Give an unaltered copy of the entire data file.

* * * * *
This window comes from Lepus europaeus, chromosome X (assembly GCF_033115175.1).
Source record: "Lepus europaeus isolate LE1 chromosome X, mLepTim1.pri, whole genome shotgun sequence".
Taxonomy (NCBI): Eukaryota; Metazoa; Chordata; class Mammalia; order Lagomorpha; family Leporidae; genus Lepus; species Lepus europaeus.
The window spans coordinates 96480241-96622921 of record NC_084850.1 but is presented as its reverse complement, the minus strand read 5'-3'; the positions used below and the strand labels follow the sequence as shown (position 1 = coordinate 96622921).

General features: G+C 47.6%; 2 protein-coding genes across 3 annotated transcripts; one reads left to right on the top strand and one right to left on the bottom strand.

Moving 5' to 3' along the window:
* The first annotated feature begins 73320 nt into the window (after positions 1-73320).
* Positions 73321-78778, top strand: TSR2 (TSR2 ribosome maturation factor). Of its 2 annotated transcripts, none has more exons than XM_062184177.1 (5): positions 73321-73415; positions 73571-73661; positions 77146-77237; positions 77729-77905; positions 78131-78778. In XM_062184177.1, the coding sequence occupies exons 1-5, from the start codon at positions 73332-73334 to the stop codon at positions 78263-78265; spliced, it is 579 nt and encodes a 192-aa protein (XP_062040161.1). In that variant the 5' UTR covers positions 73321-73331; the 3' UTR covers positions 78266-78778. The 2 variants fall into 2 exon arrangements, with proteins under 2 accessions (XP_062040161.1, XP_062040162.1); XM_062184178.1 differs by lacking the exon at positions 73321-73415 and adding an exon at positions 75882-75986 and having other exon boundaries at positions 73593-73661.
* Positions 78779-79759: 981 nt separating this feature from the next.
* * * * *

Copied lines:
This window comes from Lepus europaeus, chromosome X (assembly GCF_033115175.1).
Source record: "Lepus europaeus isolate LE1 chromosome X, mLepTim1.pri, whole genome shotgun sequence".
Taxonomy (NCBI): Eukaryota; Metazoa; Chordata; class Mammalia; order Lagomorpha; family Leporidae; genus Lepus; species Lepus europaeus.
The window spans coordinates 96480241-96622921 of record NC_084850.1 but is presented as its reverse complement, the minus strand read 5'-3'; the positions used below and the strand labels follow the sequence as shown (position 1 = coordinate 96622921).

General features: G+C 47.6%; 2 protein-coding genes across 3 annotated transcripts; one reads left to right on the top strand and one right to left on the bottom strand.

Moving 5' to 3' along the window:
* The first annotated feature begins 73320 nt into the window (after positions 1-73320).
* Positions 73321-78778, top strand: TSR2 (TSR2 ribosome maturation factor). Of its 2 annotated transcripts, none has more exons than XM_062184177.1 (5): positions 73321-73415; positions 73571-73661; positions 77146-77237; positions 77729-77905; positions 78131-78778. In XM_062184177.1, the coding sequence occupies exons 1-5, from the start codon at positions 73332-73334 to the stop codon at positions 78263-78265; spliced, it is 579 nt and encodes a 192-aa protein (XP_062040161.1). In that variant the 5' UTR covers positions 73321-73331; the 3' UTR covers positions 78266-78778. The 2 variants fall into 2 exon arrangements, with proteins under 2 accessions (XP_062040161.1, XP_062040162.1); XM_062184178.1 differs by lacking the exon at positions 73321-73415 and adding an exon at positions 75882-75986 and having other exon boundaries at positions 73593-73661.
* Positions 78779-79759: 981 nt separating this feature from the next.